In October of 1995, I had the great fortune to attend the Million Man March. I do not remember many of the speakers from that day, although, Maya Angelou’s appearance on the steps of my nation’s capitol was certainly memorable, but I do remember the atmosphere quite vividly, the festive spirit, the love of one another that resonated and glided through the air. To be in Washington DC on that warm autumn day, with a million other men and women from all over the country and I believe, some parts of the world, standing shoulder to shoulder for hours, in a solidarity of peace, love and respect of each other and ourselves is what truly defined that day. Controversy found a way to rear its deceptive head, by way of the number of people who stood on Capitol Mall that day. A co-worker asked, with nothing but sincerity, “The event was a success, why does it matter how many people were there?” My response was simply, “Because history matters.”

8.  The Undecideds 

Have you ever cast your ballot for a candidate, that you have never heard speak and have no idea  if he or she represents the best interests for you and your family and your community? Have you ever stood firmly on an issue, even when you do not have a horse in the race? Have you ever said “I don’t believe that,” even before you have heard the other person speak? Each of us, ultimately, must live and die for ourselves, but in the meantime, we share the earth. The undecideds may or may not belong to a political party or a specific religion, they may hold a PhD or a GED, be male or female and consists of every color and nationality, making  the demographic difficult to measure. But what they are is understanding , curious, patient, and hopeful, that if their mind is open, receptive to knowledge, when they cast their ballot, or stake their claim or choose their hill, it is done so with care and with the intent of forward progress and what is best for their community.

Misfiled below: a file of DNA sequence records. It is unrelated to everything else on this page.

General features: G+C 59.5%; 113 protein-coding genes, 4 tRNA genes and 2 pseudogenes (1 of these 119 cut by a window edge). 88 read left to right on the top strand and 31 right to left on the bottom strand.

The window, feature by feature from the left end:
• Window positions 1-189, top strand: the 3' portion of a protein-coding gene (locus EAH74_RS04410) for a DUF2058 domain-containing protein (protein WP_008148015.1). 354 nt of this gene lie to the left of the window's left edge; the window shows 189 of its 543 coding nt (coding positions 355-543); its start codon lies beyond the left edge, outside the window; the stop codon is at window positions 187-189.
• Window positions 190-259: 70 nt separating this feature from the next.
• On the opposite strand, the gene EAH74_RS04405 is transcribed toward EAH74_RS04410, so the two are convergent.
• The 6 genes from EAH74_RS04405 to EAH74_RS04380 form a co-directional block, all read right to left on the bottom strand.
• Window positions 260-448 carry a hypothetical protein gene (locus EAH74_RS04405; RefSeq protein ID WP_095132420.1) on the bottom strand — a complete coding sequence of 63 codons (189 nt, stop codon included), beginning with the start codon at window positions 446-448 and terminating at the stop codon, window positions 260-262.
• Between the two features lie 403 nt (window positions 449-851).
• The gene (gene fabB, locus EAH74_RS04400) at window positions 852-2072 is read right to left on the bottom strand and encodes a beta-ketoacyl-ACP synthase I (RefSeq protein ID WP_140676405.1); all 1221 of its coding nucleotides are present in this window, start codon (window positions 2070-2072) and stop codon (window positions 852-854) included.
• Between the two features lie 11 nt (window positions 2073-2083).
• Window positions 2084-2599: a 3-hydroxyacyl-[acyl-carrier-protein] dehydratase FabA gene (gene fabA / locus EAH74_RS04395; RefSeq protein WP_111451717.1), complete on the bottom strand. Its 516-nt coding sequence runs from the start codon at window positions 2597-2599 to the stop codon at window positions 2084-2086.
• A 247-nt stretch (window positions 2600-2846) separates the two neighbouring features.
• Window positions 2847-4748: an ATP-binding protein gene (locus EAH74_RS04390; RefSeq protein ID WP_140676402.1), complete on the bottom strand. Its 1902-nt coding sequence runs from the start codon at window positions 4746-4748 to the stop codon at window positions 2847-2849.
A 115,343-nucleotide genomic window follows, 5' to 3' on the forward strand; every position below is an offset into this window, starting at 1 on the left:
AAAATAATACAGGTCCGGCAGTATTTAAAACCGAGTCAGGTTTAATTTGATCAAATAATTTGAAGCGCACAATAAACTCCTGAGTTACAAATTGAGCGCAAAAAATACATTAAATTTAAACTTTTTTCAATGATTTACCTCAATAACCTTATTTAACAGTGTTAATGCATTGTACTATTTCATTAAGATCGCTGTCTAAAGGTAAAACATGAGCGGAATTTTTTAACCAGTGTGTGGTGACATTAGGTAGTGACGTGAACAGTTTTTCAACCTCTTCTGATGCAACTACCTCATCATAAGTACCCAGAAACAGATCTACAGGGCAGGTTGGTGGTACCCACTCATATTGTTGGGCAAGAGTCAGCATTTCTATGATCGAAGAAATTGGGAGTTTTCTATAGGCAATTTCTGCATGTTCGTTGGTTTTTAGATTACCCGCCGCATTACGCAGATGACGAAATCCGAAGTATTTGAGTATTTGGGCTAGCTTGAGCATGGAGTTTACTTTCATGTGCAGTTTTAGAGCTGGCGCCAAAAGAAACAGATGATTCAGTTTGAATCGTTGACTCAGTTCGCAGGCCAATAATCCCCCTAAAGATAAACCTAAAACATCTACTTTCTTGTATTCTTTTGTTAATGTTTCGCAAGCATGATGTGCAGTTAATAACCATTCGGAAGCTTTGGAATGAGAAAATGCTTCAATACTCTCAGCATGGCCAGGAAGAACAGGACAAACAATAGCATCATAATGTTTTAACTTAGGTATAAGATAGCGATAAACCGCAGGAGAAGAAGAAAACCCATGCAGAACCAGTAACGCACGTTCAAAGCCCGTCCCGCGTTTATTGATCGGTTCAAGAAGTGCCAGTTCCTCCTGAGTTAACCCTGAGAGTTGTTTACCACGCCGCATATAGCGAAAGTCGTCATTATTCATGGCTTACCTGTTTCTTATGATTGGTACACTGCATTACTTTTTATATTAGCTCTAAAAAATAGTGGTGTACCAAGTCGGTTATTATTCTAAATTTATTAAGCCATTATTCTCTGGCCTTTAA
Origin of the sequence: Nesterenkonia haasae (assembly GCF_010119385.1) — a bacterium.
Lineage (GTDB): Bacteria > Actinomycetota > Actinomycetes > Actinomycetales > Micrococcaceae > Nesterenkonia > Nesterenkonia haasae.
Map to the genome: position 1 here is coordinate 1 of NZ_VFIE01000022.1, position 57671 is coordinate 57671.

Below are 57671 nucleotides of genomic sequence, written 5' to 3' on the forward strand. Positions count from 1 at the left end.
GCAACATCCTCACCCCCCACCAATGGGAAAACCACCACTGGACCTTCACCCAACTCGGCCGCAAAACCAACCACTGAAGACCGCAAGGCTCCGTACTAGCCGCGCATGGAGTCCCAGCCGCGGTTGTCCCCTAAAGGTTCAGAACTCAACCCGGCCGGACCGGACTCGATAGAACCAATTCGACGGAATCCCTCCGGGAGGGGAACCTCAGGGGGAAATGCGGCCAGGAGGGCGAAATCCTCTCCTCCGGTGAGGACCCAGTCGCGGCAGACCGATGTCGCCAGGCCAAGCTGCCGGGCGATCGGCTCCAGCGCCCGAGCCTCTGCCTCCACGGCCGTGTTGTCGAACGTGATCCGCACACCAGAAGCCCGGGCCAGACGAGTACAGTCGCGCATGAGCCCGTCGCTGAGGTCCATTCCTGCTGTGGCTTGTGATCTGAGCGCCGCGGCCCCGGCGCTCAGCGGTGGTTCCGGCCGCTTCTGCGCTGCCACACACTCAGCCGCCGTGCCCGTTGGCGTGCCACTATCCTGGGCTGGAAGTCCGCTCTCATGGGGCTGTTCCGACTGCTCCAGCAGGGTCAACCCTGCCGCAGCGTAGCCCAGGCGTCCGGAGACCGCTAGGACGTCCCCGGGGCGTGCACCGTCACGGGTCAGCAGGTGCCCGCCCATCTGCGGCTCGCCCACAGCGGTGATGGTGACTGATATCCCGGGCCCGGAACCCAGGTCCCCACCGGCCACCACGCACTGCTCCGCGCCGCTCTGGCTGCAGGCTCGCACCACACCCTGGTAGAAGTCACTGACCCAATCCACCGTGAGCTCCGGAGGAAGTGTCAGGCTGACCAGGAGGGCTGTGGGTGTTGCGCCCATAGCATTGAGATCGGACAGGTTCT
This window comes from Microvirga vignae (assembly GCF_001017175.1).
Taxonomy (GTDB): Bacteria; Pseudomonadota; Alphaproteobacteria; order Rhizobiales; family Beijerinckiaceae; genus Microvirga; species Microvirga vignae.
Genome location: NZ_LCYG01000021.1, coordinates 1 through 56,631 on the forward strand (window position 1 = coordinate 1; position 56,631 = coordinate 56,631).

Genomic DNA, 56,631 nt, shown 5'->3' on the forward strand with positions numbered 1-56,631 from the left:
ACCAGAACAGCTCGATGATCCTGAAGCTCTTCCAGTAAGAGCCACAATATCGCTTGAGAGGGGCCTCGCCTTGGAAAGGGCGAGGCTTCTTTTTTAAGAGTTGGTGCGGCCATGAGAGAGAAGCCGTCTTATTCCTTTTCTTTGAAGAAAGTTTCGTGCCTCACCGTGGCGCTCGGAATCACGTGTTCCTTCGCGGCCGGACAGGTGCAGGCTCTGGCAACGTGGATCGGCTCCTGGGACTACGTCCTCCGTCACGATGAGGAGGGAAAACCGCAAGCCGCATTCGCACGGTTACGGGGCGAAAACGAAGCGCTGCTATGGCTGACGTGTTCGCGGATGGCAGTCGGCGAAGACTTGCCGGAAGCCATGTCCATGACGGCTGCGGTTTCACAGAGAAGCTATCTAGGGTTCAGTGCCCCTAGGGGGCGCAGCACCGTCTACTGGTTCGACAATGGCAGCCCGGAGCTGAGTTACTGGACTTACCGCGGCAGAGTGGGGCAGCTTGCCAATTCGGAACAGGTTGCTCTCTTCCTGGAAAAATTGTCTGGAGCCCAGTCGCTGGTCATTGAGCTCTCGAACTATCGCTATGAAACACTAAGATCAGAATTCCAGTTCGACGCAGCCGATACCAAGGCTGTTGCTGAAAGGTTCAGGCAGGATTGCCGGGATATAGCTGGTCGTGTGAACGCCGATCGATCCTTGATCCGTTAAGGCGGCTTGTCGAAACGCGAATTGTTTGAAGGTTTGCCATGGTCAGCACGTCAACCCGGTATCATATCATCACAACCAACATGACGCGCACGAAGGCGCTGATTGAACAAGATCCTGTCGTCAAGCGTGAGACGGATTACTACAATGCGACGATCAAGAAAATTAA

7. The Arts – performing, recording, visual & written-word

There is beauty in the arts, that much we all know. But there exist something more indescribable, perhaps magical is the word I search for. The Arts, in their purest form are transcending, immune to polarization, blinded to hate.  Born of imagination, a thought, a sound, a vision from the creative right side of the brain, The Arts are conceptualized with the whole world in mind, even if in reality most have limited reach.  Many have seen Avatar, quite a few consider the Philadelphia Museum of Art  a national treasure, and nearly all have heard of Shakespeare.  I am certain – using the Olympiad as a guide – most nations rise when playing their national anthem, and in the United States, when the familiar music plays, and as everyone in earshot hums along in anticipation of  the big finish O’er the land of the free and the home of the brave, in those precious few moments, we are all mentally in the same place.